(This article belongs to the Special Issue Nanocomposites of Polymers and Inorganic Particles 2016)
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Open AccessArticle Electrodeposition of Mn-Co/Polypyrrole Nanocomposites: An Electrochemical and In Situ Soft-X-ray Microspectroscopic Investigation
Polymers 2017, 9(1), 17; doi:10.3390/polym9010017
Received: 11 November 2016 / Revised: 20 December 2016 / Accepted: 23 December 2016 / Published: 6 January 2017
Cited by 2 | PDF Full-text (3962 KB) | HTML Full-text | XML Full-text
Abstract
Understanding the lateral variations in the elemental and chemical state of constituents induced by electrochemical reactions at nanoscales is crucial for the advancement of electrochemical materials science. This requires in situ studies to provide observables that contribute to both modeling beyond the phenomenological
[...] Read more.
Understanding the lateral variations in the elemental and chemical state of constituents induced by electrochemical reactions at nanoscales is crucial for the advancement of electrochemical materials science. This requires in situ studies to provide observables that contribute to both modeling beyond the phenomenological level and exactly transducing the functionally relevant quantities. A range of X-ray coherent diffraction imaging (CDI) approaches have recently been proposed for imaging beyond the diffraction limit with potentially dramatic improvements in time resolution with chemical sensitivity. In this paper, we report a selection of ptychography results obtained in situ during the electrodeposition of a metal–polymer nanocomposite. Our selection includes dynamic imaging during electrochemically driven growth complemented with absorption and phase spectroscopy with high lateral resolution. We demonstrate the onset of morphological instability feature formation and correlate the chemical state of Mn with the local growth rate controlled by the current density distribution resulting from morphological evolution. Full article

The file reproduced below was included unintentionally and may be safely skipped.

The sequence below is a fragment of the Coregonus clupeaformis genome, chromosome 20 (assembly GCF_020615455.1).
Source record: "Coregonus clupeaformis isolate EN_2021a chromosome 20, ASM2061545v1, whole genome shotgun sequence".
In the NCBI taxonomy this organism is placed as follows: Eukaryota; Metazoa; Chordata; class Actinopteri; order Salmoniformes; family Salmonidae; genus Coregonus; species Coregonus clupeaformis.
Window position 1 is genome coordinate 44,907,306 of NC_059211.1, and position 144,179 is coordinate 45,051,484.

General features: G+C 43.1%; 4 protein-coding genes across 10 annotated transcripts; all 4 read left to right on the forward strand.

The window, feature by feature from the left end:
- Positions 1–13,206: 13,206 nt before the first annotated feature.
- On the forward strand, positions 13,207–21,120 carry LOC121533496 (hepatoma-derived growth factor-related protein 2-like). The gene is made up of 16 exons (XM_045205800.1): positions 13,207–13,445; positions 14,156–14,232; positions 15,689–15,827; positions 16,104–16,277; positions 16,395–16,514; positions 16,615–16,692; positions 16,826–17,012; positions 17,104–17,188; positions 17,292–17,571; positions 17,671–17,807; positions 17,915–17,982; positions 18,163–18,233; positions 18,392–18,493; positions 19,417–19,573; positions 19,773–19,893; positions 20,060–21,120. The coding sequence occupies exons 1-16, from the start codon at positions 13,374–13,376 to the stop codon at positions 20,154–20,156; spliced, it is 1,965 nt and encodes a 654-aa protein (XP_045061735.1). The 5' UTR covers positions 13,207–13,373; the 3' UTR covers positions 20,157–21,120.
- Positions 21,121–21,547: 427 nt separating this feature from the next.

(This article belongs to the Special Issue Nanocomposites of Polymers and Inorganic Particles 2016)
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Open AccessArticle Characterization of Thermoplastic Polyurethane (TPU) and Ag-Carbon Black TPU Nanocomposite for Potential Application in Additive Manufacturing
Polymers 2017, 9(1), 6; doi:10.3390/polym9010006
Received: 4 November 2016 / Revised: 20 December 2016 / Accepted: 21 December 2016 / Published: 29 December 2016